Discount the first thing that comes to mind - and the second, and the third, and the fourth, and the fifth. Get the obvious out of the way. Surprise yourself.
This isn't always one you think about, and not necessarily something I always follow myself, but predictability can lead to a boring story. If the reader already knows what's going to happen, what's the point of continuing with the story? Twists, turns, and loops are the most fun part of a story, but make sure to keep things believable, at least to the lore of the story. Just like a roller coaster, if you can see the track, it's not nearly as much fun as if you're in the dark and/or don't know what's coming up. Plus, thinking outside the box gives your mind an opportunity to be creative! Think about scenarios you'd never expect - it may be your next great plot point!
Give your characters opinions. A character being passive or malleable is easy for you as a writer, but it's poison to your audience.
This is so important for a good book, and it kind of goes along with the point above - if your character is predictable, the story can get boring. It reminds me of improvisation that we used to do in my high school drama class. For all the non-theatre kids out there, the first rule of improv is to always say "yes, and..." or "no, but..." . If someone asks if you've ever wrangled a dinosaur, say yes. Think about it: "Hey, do you want to go to the park today?" "No." How boring is that? The story stops before it even begins. And if you're trying to give your character believability, having them go along with everything you need them to because it's convenient isn't going to give them a thrilling personality. It's going to leave readers with a character they care absolutely nothing about with no feelings or emotions of their own. They are not going to be invested in any aspects of their live if they don't have a personality that lends itself to story conflict.
What's the essence of the story? What's the most economical way of telling it? If you know this, you can build out from there.
This particular rule boils it down to the most basic storyline you start out with, the bones of your story. Once you've got that, add the muscles, add the organs, add the nerves, add the skin. Think about the answer you give people when they ask "What's your story about?". For me, I feel like this is such a bad question because my answer (spoiler) is "Two orphans find a dream world and a man stuck in there that they need to help get out," or something along those lines. Sounds boring, right? But the truth is, there's so much more to it than that. There's monsters, romance, multiple dimensions... but that all came from the bones. That's what's going to make your story. Just like a house. If it doesn't have good bones, there's not much you can do with it until you get them.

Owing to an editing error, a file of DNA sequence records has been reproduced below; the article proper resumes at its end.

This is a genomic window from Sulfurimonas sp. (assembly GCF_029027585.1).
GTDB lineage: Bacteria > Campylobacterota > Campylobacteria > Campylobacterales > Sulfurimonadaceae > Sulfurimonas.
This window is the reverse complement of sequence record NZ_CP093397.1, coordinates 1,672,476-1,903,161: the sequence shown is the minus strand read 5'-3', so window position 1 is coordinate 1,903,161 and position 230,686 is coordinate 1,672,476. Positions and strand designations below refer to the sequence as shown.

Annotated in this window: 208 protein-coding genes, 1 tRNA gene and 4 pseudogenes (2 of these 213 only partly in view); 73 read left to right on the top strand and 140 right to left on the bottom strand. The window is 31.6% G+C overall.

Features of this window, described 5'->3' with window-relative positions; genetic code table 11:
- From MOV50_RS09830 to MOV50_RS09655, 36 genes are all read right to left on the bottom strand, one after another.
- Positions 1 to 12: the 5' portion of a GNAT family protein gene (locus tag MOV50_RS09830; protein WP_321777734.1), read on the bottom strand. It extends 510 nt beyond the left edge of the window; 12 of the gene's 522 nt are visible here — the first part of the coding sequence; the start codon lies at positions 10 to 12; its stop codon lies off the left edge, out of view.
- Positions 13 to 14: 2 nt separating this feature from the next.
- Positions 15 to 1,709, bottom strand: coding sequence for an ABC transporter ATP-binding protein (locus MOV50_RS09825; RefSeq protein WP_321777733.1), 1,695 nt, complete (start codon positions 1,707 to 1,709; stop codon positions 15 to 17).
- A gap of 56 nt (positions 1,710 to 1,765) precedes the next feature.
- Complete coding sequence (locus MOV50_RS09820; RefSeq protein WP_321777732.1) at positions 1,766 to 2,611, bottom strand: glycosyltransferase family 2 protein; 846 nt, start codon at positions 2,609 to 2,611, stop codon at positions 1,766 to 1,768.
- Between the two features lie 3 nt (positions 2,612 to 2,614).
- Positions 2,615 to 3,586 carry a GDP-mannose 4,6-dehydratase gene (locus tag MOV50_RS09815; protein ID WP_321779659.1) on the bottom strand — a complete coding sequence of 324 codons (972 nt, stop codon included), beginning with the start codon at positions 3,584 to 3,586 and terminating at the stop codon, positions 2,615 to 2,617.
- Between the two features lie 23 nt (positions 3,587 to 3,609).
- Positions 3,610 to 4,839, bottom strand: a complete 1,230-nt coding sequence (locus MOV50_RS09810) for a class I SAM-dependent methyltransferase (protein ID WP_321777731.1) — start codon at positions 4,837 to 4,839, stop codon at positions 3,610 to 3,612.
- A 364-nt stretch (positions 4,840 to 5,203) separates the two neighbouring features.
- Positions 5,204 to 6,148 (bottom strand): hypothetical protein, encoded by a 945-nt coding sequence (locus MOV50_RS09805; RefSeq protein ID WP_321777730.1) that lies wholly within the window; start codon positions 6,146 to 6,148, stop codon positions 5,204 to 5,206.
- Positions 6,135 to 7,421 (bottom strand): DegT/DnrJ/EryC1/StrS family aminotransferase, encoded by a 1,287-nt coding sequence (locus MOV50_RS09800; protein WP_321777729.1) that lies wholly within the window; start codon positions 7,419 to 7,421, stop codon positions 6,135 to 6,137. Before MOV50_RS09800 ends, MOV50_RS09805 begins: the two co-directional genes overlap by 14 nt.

If you were your character, in this situation, how would you feel? Honesty lends credibility to unbelievable situations.
Back to believability for this one. Your characters are real people, not robots. This may be easier for some than for others, and that's totally okay! Put yourself in your character's shoes and think about how you would handle the emotions your character may be feeling. Then, shift over to the character, especially the parts that are different than you. This may take a little thinking, as you want to make it honest, but "honesty lends credibility" is true here - if it feels real, it becomes real.
What are the stakes? Give us a reason to root for the character. What happens if he doesn't succeed? Stack the odds against him.
This is a basic step in order to 1) build character, but also 2) make sure your character can't just leave the story. There's a reason he/she has to be there, right? If they can walk away, so can a reader. This is one of the most difficult pieces for me as a writer, especially in my own story. "Because he wants to" doesn't always cut it. Stacking the odds against your character and seeing how they react to things is what helps them develop. It's said that humans show their true forms under stress, and your characters are no different. Even if it's something you end up not using in the final draft because it doesn't fit, think about what could happen and try it out. You'll get honesty from them either way, and it makes the plot more exciting if they have to finish it to succeed.